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Ruptures in Separate Spheres: Deconstruction of Cross-Gender Solidarity in George Noyes Miller's The Strike of a Sex and Annie Denton Cridge's Man's Rights

Ruptures in Separate Spheres: Deconstruction of Cross-Gender Solidarity in George Noyes... <p>abstract:</p><p>This article examines George Noyes Miller&apos;s <i>The Strike of a Sex</i> (1891) and Annie Denton Cridge&apos;s <i>Man&apos;s Rights</i> (1870) as dystopias attempting to depict the ideal of human equality achieved through cross-gender solidarity. The novels&apos; inconsistencies are seen as resulting from an erosion of generic patterns, rhetorical strategies, and stereotypical characterizations as the authors seek to express new sentiments in a cultural ambience still governed by binary thinking and well-established beliefs. The result of the juxtaposition of the fossilized conventions and advanced, idealistic approaches produces a rudimentary form of dialogism where crucial roles are played by the imagery of separate spheres and the concept of boundary crossing, while the notion of cross-gender solidarity becomes the textual dominant of both works.</p> http://www.deepdyve.com/assets/images/DeepDyve-Logo-lg.png Utopian Studies Penn State University Press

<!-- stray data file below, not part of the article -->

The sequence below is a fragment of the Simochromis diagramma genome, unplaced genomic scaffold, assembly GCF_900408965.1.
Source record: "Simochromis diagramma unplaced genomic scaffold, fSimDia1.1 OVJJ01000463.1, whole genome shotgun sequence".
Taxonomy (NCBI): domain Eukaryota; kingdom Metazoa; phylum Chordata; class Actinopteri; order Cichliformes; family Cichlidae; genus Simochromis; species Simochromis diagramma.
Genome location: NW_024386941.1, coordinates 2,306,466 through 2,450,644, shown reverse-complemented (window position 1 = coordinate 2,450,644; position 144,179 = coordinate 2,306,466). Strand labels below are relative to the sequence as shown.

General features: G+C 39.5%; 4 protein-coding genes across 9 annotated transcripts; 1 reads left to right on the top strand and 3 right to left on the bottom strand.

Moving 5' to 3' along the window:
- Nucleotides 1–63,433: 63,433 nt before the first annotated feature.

Ruptures in Separate Spheres: Deconstruction of Cross-Gender Solidarity in George Noyes Miller&apos;s The Strike of a Sex and Annie Denton Cridge&apos;s Man&apos;s Rights

Utopian Studies , Volume 29 (2) – Jul 11, 2018

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Publisher
Penn State University Press
Copyright
Copyright © Society for Utopian Studies
ISSN
2154-9648

Abstract

<p>abstract:</p><p>This article examines George Noyes Miller&apos;s <i>The Strike of a Sex</i> (1891) and Annie Denton Cridge&apos;s <i>Man&apos;s Rights</i> (1870) as dystopias attempting to depict the ideal of human equality achieved through cross-gender solidarity. The novels&apos; inconsistencies are seen as resulting from an erosion of generic patterns, rhetorical strategies, and stereotypical characterizations as the authors seek to express new sentiments in a cultural ambience still governed by binary thinking and well-established beliefs. The result of the juxtaposition of the fossilized conventions and advanced, idealistic approaches produces a rudimentary form of dialogism where crucial roles are played by the imagery of separate spheres and the concept of boundary crossing, while the notion of cross-gender solidarity becomes the textual dominant of both works.</p>

Journal

Utopian StudiesPenn State University Press

Published: Jul 11, 2018

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